A Python extension for the massively parallel multiphysics simulation framework waLBerla
Author(s): Bauer M, Schornbaum F, Godenschwager C, Markl M, Anderl D, Rüde U, Köstler H
Publisher: Academy & Industry Research Collaboration Center (AIRCC)
Publication year: 2015
Pages range: 1-14
We present a Python extension to the massively parallel HPC simulation toolkit waLBerla.waLBerla is a framework for stencil based algorithms operating on block-structured grids, with the main application field being fluid simulations in complex geometries using the lattice Boltzmann method. Careful performance engineering results in excellent node performance and good scalability to over 400,000 cores. To increase the usability and flexibility of the framework, a Python interface was developed. Python extensions are used at all stages of the simulation pipeline: they simplify and automate scenario setup, evaluation, and plotting. We show how our Python interface outperforms the existing text-file-based configuration mechanism, providing features like automatic nondimensionalization of physical quantities and handling of complex parameter dependencies. Furthermore, Python is used to process and evaluate results while the simulation is running, leading to smaller output files and the possibility to adjust parameters dependent on the current simulation state. C++ data structures are exported such that a seamless interfacing to other numerical Python libraries is possible. The expressive power of Python and the performance of C++ make development of efficient code with low time effort possible.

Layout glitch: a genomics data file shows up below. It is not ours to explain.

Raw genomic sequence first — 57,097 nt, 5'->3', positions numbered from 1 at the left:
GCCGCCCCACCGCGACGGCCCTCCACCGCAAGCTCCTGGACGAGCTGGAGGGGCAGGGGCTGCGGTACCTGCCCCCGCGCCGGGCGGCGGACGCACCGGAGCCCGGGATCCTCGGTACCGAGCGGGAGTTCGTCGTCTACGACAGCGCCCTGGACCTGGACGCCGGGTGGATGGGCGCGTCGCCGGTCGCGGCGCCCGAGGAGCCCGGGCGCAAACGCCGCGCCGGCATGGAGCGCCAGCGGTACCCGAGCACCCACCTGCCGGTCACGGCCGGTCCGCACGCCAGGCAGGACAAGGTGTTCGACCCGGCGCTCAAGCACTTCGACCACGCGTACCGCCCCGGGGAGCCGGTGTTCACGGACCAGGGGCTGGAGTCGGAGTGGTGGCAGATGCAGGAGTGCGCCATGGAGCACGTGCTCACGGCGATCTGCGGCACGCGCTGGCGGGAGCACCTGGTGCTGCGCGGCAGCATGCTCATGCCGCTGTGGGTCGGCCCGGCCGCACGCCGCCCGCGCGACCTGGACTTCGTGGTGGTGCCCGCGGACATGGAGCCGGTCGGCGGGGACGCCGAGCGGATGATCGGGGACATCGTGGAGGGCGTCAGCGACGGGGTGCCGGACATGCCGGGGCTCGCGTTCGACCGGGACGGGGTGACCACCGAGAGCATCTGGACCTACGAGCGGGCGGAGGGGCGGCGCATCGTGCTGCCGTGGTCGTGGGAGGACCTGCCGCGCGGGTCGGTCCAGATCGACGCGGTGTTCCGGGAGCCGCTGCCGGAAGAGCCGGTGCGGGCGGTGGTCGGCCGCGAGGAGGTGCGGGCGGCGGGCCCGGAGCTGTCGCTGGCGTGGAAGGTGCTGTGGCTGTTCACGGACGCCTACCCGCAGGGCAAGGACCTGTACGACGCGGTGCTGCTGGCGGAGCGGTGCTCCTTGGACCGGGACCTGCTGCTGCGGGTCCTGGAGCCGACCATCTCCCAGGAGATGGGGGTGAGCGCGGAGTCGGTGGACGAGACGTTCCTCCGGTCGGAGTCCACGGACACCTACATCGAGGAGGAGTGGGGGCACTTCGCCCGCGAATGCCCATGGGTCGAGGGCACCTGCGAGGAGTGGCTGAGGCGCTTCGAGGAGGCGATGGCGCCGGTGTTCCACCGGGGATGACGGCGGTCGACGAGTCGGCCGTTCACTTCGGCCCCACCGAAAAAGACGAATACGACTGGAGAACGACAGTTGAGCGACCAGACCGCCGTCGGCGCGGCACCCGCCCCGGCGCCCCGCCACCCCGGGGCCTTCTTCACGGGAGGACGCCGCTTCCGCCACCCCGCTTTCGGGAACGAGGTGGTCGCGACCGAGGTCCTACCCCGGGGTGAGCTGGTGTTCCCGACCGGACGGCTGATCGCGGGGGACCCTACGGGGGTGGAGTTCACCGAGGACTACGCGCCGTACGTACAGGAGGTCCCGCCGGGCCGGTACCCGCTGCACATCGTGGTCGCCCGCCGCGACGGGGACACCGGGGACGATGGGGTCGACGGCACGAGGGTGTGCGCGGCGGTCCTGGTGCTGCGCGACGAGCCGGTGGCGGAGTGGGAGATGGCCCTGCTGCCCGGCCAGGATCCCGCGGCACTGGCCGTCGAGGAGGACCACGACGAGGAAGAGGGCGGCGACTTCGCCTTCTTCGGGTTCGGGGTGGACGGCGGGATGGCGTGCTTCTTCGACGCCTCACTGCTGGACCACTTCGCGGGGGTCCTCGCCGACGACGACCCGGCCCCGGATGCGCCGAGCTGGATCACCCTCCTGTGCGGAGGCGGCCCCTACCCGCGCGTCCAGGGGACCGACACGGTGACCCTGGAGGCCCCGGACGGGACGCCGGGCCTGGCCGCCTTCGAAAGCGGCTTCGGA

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APA: Bauer, M., Schornbaum, F., Godenschwager, C., Markl, M., Anderl, D., Rüde, U., & Köstler, H. (2015). A Python extension for the massively parallel multiphysics simulation framework waLBerla. International Journal of Distributed and Parallel Systems , 1-14. https://dx.doi.org/10.1080/17445760.2015.1118478
MLA: Bauer, Martin, et al. "A Python extension for the massively parallel multiphysics simulation framework waLBerla." International Journal of Distributed and Parallel Systems (2015): 1-14.